I’ve only been in England eleven or twelve days and I’ve already watched Bridget Jones’s Diary twice. Always skeptical of popular favorites- and not a Zellweger fan- I am seven years late watching this romantic comedy, and if current trends are any indication, likely to make up for those lost years very quickly.
I find the movie cathartic because Bridget not only has zero self-control, she wins Colin Firth because of her lack of self-control.
I too have wondered where mine went, although interestingly, am having far fewer makeout sessions and drinkfests then in the past when my self-control was at its peak. This is a quieter abandon.
I’m staring at clover fields for ten minutes at a time, just because it feels good to lean on the fence. I’m ignoring nearby adults in favor of rolling around on the beach with a four year old. I’m mentioning to my new boss, before I’ve even started officially caring for her children, that I’ve “gone through periods of depression myself.” More importantly, I’m doing these things without being aware that I’m doing them, only later to think, “That was a bit odd, wasn’t it?”
In the past, repressed as it sounds, I would have stared at the clover while thinking, “I should be walking/thinking/worrying.” I would have watched myself on the beach as though observing a stranger, through every roll. I would have kept my history of depression to myself until I knew my boss better.
My internal censor has always wanted me to appear outwardly normal, calm, reasoned, even-tempered, rational, sensible. My behavior is not normally normal, so this desire causes a constant mental battle between what I’d like to do, what I think I should do, and what I think everyone else thinks I should think I… you get the idea? Eventually you drop all the balls and stare at the surprised audience.
A few weeks ago I described a day in Barcelona to my Austrian friend. I mentioned that crazy men always try to attach themselves to me when I’m in a new city. Some normal-looking but mentally questionable man will start a conversation with me and attempt to take me to lunch, drinks, a chapel. I assumed this was a common female experience, like being leered at on the bus, so imagine my surprise when she hardly reacted. No, she said, that sort of thing never happened to her. “I must look naive,” I said, “Like an easy target.” Again she shook her head, pushing back her shoulders to demonstrate my posture. “I wouldn’t think so,” she said, “You always look so confident.”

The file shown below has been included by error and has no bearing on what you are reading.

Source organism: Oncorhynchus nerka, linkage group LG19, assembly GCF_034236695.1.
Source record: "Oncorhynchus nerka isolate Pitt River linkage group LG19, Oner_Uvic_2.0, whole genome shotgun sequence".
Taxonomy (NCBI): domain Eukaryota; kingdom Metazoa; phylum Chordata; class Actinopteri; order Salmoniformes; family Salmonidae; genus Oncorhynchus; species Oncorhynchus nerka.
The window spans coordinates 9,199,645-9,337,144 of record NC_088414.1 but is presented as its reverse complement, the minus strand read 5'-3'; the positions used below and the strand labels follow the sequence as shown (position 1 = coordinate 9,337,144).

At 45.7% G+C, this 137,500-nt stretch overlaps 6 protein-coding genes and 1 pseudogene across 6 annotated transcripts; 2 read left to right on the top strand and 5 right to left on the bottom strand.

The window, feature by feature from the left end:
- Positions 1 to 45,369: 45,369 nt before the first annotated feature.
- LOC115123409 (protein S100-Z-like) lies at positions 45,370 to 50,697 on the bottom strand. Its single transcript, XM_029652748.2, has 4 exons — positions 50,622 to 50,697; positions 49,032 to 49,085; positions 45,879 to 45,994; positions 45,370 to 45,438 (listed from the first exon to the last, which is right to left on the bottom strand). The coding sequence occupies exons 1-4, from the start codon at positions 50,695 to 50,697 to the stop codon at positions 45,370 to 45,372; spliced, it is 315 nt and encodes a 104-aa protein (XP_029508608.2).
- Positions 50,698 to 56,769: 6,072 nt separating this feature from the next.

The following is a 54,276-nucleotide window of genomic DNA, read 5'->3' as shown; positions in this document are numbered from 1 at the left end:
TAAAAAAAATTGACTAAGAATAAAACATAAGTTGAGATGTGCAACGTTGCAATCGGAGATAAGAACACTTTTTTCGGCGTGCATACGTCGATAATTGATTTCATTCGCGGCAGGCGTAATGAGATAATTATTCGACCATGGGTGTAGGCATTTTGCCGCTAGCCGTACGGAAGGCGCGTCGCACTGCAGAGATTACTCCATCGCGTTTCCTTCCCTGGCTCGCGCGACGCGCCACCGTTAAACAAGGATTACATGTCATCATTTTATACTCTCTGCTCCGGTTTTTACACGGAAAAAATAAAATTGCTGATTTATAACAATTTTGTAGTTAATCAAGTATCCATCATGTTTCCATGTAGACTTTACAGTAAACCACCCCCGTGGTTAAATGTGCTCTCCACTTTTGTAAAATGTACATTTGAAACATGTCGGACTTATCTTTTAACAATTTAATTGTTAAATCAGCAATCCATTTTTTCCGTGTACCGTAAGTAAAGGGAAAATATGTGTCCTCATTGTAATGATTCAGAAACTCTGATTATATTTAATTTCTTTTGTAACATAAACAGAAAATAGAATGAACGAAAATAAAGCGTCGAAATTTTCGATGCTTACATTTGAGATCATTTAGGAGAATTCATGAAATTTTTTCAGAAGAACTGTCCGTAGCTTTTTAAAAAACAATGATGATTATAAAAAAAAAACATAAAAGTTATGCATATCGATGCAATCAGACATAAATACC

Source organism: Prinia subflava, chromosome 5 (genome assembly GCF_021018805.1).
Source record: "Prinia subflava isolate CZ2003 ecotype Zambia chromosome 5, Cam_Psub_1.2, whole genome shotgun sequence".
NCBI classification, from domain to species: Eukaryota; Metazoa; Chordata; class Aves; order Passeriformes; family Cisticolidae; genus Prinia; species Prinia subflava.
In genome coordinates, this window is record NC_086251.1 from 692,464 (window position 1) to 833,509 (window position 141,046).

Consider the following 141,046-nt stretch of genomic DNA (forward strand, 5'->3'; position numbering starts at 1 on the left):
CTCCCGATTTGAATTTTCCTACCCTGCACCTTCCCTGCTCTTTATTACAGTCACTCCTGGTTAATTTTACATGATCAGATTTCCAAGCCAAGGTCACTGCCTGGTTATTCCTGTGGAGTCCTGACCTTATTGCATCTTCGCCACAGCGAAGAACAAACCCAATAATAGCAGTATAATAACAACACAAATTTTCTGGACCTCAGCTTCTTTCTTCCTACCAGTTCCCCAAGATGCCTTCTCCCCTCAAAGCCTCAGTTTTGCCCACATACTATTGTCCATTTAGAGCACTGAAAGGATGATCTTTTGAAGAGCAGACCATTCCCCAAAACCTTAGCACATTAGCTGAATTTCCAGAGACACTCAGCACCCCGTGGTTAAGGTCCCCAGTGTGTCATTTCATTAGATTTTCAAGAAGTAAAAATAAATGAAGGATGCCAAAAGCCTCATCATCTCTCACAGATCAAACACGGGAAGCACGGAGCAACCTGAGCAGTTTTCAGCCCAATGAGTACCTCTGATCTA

I thought for a minute. This particular man had spoken to me as I doused a still-burning cigarette, laying near a trash bin, with my water bottle. “Maybe,” I suggested, “It’s because I’m always doing strange things.”
She nodded. “Yah, that could be it.”
Wandering a city alone, I will pause to pour water on a smoldering cigarette. With someone else, I will take into account who the person is, what impression it will make, and whether or not I want to make that impression. All that thought takes time, so I’ll probably just walk on by. Meanwhile, because I never do anything or say anything untoward until I’ve known someone for months, most people who meet me think I’m a big zero. It’s like holding up a mannequin and introducing it as me.
Fortunately, I was pummeled. Totally reliant on strangers in Spain, I didn’t have language, familiar cultural customs, or even time on my side. I needed help, right away, and I could only ask for it in the simplest of terms. Imagine my surprise when I was entertained, assisted, trusted, kissed, yelled at, lied to and touched by everyone I encountered. It was all real. It had to be, because I was.
Here I am still mostly at the mercy of strangers, and the censor remains a dwindling shadow. He seems a bit sad and malnourished, and I would happily watch him starve altogether. His theory is that not only do you have time to watch the field, but that if you don’t take the time to watch it you will wander in unprepared and be slayed. I’ve learned there is almost never enough time, and if there is, better to risk it being eaten as yourself, then survive as no-one.
And besides, Colin Firth is out there waiting.